In Greiner field quantization book, when discussing the Feynman path integral approach, the book tries to calculate the path integral

$$\tag{12.35} \int \mathcal{D}\phi \exp\bigg[\frac{i}{\hbar}\int d^4x \bigg(\frac{\hbar^2}{2}\partial_\mu\phi\partial^\mu\phi-\frac{1}{2}m\phi^2+J\phi\bigg)\bigg].$$

The book then proceeds with the standard way of how physics textbooks would do this: they treat $\mathcal{D}\phi$ as if it were just the usual Riemann integral $d\phi$, with $\phi$ treated as a single dummy variable. The result is the usual Gaussian integral.

However, at the beginning of chapter 12, we defined the precise meaning of $\mathcal{D}\phi$: first slice spacetime into a set of $M$ "elementary cells" of volume $\Delta V$, which for simplicity will be taken of equal size, centered at the coordinates $x_l, l=1,...,M$. In this way the continuous field function $\phi(x,t)$ is made into a finite dimensional veector $\phi_l(t)=\phi(x_l,t)$ with discrete index $l$ etc." (page 366 has more details on what Greiner means.)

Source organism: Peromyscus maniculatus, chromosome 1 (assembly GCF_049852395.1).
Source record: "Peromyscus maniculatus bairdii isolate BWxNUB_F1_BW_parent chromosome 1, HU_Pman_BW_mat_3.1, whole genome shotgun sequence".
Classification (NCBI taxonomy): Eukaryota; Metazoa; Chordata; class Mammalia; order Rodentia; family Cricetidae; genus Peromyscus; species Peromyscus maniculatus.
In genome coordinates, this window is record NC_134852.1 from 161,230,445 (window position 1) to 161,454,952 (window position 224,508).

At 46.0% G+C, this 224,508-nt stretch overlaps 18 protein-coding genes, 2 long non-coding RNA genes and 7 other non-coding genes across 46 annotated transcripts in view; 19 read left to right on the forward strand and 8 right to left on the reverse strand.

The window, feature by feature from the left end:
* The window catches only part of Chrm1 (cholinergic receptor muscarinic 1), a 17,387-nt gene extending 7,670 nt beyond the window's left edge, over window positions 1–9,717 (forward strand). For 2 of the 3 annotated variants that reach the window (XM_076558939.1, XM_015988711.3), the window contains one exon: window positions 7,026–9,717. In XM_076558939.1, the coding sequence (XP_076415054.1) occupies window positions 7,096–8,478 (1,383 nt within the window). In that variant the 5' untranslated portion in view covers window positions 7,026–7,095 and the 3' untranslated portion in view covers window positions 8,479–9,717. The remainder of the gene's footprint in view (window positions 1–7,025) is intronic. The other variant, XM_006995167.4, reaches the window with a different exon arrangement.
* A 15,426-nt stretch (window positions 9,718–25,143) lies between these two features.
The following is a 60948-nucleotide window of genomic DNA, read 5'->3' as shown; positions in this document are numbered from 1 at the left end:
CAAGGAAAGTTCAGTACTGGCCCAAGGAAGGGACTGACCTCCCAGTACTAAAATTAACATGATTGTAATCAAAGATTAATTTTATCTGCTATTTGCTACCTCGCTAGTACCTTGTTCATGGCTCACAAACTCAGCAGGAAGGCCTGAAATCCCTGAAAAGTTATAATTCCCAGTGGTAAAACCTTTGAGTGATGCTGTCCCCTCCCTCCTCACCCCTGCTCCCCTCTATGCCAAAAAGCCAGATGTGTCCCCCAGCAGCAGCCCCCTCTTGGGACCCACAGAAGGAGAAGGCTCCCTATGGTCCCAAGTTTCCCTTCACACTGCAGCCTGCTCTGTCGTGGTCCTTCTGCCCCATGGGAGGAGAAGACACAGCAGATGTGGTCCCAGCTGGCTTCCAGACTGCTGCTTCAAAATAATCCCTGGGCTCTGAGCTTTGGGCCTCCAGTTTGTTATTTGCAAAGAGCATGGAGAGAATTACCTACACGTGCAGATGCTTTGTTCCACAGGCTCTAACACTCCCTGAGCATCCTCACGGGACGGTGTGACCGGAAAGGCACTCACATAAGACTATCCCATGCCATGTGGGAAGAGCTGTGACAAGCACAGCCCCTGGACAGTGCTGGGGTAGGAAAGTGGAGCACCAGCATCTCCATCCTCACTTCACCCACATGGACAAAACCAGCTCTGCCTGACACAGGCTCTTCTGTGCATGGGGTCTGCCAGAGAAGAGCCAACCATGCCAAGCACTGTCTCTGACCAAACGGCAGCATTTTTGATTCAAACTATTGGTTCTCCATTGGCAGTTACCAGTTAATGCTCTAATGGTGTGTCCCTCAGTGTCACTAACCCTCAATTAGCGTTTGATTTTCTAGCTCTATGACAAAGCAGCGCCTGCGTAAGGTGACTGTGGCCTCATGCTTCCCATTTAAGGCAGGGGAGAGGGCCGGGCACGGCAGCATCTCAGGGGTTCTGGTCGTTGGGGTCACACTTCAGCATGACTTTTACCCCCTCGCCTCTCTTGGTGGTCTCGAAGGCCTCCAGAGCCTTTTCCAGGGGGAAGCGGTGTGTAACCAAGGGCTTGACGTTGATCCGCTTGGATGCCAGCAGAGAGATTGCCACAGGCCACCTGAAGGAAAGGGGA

My question is: how do we calculate 12.35 using this precise definition? I.e. how to show convergence of the prescription above to the nonrigorous result obtained by treating the Feynman path integral as a Riemann integral.

$\textbf{EDIT:}$ I now realized that Rothe's lattice gauge theory book chapter 3 has an explicit calculation using the prescription above, for the scalar field case. This appears to be exactly the kind of calculation that I was looking for.

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    $\begingroup$ it does not converge :) $\endgroup$ Oct 26, 2022 at 21:50
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    $\begingroup$ Can you give a reference? I would expect in the Wick rotated case it should converge though. $\endgroup$ Oct 26, 2022 at 21:55

1 Answer 1


Greiner is in the beginning of chapter 12 describing a heuristic discretization (rather than a precise mathematical meaning) of the Feynman path integral. A rigorous mathematical definition of path integrals is a huge topic, cf. e.g. this and this Phys.SE posts. For starters Greiner should include an $i\epsilon$ prescription for convergence. Discretization is mainly used in numerical work rather than in analytical calculations.


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